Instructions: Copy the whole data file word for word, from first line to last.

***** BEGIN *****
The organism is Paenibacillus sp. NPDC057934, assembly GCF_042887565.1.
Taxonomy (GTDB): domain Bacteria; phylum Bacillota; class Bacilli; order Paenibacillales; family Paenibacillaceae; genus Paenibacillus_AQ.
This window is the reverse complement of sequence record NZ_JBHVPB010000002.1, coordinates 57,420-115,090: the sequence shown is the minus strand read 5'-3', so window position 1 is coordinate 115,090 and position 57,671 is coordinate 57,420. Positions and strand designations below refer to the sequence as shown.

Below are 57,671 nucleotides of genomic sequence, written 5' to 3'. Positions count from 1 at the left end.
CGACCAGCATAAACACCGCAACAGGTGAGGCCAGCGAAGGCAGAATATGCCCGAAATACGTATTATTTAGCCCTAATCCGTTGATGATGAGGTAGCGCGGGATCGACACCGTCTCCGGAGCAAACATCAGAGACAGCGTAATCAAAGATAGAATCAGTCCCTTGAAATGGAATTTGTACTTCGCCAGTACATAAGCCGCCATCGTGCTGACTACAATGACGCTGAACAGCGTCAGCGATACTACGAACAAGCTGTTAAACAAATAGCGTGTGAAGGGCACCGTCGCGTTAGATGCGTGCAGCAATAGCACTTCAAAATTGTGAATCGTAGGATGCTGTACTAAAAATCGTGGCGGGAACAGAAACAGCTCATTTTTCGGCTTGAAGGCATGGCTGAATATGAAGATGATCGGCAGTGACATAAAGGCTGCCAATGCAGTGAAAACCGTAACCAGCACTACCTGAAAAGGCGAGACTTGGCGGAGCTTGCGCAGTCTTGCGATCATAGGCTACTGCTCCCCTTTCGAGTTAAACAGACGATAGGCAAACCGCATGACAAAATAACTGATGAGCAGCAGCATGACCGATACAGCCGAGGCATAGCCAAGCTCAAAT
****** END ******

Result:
The organism is Paenibacillus sp. NPDC057934, assembly GCF_042887565.1.
Taxonomy (GTDB): domain Bacteria; phylum Bacillota; class Bacilli; order Paenibacillales; family Paenibacillaceae; genus Paenibacillus_AQ.
This window is the reverse complement of sequence record NZ_JBHVPB010000002.1, coordinates 57,420-115,090: the sequence shown is the minus strand read 5'-3', so window position 1 is coordinate 115,090 and position 57,671 is coordinate 57,420. Positions and strand designations below refer to the sequence as shown.

Below are 57,671 nucleotides of genomic sequence, written 5' to 3'. Positions count from 1 at the left end.
CGACCAGCATAAACACCGCAACAGGTGAGGCCAGCGAAGGCAGAATATGCCCGAAATACGTATTATTTAGCCCTAATCCGTTGATGATGAGGTAGCGCGGGATCGACACCGTCTCCGGAGCAAACATCAGAGACAGCGTAATCAAAGATAGAATCAGTCCCTTGAAATGGAATTTGTACTTCGCCAGTACATAAGCCGCCATCGTGCTGACTACAATGACGCTGAACAGCGTCAGCGATACTACGAACAAGCTGTTAAACAAATAGCGTGTGAAGGGCACCGTCGCGTTAGATGCGTGCAGCAATAGCACTTCAAAATTGTGAATCGTAGGATGCTGTACTAAAAATCGTGGCGGGAACAGAAACAGCTCATTTTTCGGCTTGAAGGCATGGCTGAATATGAAGATGATCGGCAGTGACATAAAGGCTGCCAATGCAGTGAAAACCGTAACCAGCACTACCTGAAAAGGCGAGACTTGGCGGAGCTTGCGCAGTCTTGCGATCATAGGCTACTGCTCCCCTTTCGAGTTAAACAGACGATAGGCAAACCGCATGACAAAATAACTGATGAGCAGCAGCATGACCGATACAGCCGAGGCATAGCCAAGCTCAAAT